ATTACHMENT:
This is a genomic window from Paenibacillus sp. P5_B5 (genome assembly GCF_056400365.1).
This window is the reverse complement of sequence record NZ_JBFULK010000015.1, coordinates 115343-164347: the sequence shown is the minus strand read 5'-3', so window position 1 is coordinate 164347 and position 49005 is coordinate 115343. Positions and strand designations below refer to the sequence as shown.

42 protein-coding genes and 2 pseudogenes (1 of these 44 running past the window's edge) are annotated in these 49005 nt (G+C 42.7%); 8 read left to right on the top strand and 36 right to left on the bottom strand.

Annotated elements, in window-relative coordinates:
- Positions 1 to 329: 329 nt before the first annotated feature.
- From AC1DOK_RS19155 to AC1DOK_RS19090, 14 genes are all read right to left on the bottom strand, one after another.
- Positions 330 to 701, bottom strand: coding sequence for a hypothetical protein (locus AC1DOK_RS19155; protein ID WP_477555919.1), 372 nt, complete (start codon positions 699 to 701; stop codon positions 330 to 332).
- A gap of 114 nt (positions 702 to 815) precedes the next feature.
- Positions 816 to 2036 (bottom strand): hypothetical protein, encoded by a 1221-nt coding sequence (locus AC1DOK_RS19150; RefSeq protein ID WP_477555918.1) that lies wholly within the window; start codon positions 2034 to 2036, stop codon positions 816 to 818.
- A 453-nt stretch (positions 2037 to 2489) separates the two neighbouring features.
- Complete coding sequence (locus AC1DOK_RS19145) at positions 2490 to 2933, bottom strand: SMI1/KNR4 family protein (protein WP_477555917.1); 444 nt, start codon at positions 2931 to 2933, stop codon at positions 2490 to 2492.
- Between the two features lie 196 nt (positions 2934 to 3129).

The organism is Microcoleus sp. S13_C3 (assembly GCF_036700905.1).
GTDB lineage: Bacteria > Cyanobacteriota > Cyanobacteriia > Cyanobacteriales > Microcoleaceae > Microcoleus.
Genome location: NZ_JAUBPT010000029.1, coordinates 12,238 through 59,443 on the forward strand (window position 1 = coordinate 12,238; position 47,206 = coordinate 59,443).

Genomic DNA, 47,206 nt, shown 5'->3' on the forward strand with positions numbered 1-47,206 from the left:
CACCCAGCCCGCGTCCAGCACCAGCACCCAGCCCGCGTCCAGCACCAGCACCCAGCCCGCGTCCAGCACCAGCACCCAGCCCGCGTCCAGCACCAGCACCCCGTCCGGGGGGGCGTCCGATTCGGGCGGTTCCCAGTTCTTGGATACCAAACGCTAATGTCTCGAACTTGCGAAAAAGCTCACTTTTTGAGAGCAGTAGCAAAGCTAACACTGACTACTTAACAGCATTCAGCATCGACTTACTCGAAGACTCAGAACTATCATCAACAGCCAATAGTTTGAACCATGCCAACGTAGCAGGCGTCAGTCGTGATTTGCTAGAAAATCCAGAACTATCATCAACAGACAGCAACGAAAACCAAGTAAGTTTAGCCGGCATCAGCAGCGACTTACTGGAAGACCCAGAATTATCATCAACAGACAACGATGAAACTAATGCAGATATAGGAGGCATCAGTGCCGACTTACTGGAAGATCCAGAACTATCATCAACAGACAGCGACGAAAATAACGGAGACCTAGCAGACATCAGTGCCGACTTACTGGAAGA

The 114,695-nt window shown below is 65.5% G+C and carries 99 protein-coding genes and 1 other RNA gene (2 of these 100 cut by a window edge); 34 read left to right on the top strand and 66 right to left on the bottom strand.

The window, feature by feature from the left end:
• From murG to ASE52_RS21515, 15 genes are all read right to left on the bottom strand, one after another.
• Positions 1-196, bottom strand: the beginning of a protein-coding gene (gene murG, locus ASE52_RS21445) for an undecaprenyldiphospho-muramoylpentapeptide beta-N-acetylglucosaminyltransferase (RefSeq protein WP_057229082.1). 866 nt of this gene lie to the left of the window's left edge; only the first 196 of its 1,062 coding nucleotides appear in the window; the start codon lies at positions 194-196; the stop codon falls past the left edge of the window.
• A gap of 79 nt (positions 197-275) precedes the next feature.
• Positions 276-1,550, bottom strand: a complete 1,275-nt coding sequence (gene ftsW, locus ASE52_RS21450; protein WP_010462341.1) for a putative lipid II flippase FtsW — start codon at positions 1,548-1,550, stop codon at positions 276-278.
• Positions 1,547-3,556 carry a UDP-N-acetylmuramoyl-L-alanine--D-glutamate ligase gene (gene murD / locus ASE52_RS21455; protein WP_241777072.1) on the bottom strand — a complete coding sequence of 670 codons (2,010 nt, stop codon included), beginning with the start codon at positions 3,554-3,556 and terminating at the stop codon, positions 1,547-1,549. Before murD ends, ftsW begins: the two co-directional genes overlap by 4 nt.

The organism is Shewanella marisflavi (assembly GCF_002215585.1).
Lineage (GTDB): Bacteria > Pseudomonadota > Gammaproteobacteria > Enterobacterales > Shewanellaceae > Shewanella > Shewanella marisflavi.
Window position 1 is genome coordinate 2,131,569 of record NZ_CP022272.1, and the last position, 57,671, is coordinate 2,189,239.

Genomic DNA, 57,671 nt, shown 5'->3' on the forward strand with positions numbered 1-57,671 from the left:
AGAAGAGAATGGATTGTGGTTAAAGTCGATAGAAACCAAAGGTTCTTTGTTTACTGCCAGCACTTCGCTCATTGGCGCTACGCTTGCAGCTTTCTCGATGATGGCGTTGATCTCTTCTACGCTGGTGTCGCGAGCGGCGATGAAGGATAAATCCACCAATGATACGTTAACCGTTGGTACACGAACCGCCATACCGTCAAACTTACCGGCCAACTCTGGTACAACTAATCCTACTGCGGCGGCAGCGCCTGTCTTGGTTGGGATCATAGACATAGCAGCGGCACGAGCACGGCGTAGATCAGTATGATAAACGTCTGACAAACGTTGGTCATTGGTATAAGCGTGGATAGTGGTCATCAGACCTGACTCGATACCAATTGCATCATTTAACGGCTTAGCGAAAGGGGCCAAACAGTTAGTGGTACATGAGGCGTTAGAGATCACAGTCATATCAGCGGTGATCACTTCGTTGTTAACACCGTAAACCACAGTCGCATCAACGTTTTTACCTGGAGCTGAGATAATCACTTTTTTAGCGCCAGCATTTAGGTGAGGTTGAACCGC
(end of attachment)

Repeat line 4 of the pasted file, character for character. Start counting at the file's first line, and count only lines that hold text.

Annotated elements, in window-relative coordinates: